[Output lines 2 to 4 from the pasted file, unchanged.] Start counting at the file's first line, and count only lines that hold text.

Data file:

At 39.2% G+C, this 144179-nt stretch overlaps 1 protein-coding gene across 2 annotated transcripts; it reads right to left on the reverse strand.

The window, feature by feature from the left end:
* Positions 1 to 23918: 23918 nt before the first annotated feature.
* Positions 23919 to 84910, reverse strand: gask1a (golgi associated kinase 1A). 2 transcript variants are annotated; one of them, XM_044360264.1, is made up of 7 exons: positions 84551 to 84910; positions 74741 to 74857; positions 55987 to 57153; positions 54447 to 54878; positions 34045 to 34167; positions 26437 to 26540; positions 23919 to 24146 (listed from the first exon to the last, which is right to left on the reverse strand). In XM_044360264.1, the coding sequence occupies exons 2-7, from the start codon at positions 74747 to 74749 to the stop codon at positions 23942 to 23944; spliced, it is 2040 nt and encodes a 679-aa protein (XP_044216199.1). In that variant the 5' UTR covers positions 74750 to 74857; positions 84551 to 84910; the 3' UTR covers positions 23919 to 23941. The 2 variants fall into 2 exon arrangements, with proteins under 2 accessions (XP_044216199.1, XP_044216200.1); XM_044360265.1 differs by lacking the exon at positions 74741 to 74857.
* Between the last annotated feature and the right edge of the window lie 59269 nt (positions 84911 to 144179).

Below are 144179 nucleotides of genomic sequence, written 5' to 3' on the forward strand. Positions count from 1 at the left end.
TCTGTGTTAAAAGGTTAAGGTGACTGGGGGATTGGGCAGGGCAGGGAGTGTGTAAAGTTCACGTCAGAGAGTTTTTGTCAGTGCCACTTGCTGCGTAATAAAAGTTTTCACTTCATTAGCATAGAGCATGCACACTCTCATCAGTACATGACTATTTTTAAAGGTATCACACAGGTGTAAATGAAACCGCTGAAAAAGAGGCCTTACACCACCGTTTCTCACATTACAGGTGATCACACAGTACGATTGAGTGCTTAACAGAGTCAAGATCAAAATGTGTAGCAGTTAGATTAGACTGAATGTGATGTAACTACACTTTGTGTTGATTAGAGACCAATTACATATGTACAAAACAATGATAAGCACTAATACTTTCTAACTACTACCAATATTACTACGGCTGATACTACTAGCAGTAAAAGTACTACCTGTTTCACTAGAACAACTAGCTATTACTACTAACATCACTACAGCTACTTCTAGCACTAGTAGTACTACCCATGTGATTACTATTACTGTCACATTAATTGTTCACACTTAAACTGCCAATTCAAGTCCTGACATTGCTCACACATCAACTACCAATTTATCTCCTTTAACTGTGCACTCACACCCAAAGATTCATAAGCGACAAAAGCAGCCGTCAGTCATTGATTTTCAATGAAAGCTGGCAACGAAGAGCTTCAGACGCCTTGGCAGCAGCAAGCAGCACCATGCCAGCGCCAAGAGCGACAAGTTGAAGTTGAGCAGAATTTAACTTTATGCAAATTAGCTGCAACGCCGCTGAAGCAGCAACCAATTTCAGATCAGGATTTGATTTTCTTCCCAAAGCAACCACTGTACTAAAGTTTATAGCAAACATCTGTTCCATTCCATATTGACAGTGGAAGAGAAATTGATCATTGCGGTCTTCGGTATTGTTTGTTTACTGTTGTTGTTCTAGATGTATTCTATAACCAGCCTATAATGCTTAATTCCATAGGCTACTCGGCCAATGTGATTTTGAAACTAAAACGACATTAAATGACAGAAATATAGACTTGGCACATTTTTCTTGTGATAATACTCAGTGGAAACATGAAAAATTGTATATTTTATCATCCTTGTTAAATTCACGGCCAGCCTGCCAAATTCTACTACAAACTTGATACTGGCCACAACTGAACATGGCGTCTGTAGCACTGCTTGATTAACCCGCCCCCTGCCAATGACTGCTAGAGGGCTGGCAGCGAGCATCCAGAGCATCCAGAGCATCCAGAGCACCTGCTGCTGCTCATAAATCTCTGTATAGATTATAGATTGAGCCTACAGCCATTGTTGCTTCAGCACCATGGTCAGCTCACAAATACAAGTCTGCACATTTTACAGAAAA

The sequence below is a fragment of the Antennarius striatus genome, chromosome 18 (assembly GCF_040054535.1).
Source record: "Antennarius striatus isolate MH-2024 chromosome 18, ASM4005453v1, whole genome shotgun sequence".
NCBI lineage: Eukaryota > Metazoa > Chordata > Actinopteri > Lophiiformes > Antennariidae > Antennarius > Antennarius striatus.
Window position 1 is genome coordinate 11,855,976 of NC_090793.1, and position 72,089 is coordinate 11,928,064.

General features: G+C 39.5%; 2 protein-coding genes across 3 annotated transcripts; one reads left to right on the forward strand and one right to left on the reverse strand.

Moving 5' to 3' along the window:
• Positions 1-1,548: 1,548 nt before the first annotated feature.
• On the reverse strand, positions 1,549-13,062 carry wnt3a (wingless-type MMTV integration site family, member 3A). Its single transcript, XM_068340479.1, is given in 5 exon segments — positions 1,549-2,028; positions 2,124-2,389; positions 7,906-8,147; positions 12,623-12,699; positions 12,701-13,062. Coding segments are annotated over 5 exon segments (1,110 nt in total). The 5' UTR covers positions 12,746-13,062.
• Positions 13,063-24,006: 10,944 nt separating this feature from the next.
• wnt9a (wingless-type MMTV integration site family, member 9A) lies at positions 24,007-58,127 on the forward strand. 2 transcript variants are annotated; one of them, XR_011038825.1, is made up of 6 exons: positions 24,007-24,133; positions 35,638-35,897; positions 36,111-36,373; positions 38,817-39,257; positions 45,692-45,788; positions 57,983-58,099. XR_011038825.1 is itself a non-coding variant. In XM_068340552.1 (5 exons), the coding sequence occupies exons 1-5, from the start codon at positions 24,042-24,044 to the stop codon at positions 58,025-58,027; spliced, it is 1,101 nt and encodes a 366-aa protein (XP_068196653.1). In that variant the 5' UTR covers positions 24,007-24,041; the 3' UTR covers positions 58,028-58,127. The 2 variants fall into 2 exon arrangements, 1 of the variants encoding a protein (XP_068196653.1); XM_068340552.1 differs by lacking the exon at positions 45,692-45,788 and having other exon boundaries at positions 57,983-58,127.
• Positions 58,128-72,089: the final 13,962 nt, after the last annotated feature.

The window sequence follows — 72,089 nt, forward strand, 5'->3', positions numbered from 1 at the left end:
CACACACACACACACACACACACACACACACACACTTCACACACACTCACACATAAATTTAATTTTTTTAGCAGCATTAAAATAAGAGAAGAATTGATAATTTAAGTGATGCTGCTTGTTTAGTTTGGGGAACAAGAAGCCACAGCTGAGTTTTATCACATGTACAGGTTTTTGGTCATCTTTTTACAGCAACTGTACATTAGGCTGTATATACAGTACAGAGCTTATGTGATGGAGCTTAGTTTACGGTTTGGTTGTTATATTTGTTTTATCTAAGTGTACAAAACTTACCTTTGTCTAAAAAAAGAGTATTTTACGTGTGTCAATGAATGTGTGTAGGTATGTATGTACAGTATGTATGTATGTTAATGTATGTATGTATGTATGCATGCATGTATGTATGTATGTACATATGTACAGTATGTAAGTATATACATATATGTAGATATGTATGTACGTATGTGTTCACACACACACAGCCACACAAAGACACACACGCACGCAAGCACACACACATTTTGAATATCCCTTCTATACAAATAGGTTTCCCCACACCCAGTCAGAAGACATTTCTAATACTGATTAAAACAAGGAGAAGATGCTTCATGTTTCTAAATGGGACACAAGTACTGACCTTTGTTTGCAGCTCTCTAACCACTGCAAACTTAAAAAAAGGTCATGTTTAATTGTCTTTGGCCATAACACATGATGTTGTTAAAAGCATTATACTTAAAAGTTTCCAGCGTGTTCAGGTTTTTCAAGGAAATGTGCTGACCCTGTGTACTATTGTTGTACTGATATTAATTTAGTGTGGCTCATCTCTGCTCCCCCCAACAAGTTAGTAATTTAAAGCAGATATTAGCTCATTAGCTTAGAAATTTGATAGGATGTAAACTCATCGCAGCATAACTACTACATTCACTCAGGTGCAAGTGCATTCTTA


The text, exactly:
The window, feature by feature from the left end:
* Positions 1 to 23918: 23918 nt before the first annotated feature.
* Positions 23919 to 84910, reverse strand: gask1a (golgi associated kinase 1A). 2 transcript variants are annotated; one of them, XM_044360264.1, is made up of 7 exons: positions 84551 to 84910; positions 74741 to 74857; positions 55987 to 57153; positions 54447 to 54878; positions 34045 to 34167; positions 26437 to 26540; positions 23919 to 24146 (listed from the first exon to the last, which is right to left on the reverse strand). In XM_044360264.1, the coding sequence occupies exons 2-7, from the start codon at positions 74747 to 74749 to the stop codon at positions 23942 to 23944; spliced, it is 2040 nt and encodes a 679-aa protein (XP_044216199.1). In that variant the 5' UTR covers positions 74750 to 74857; positions 84551 to 84910; the 3' UTR covers positions 23919 to 23941. The 2 variants fall into 2 exon arrangements, with proteins under 2 accessions (XP_044216199.1, XP_044216200.1); XM_044360265.1 differs by lacking the exon at positions 74741 to 74857.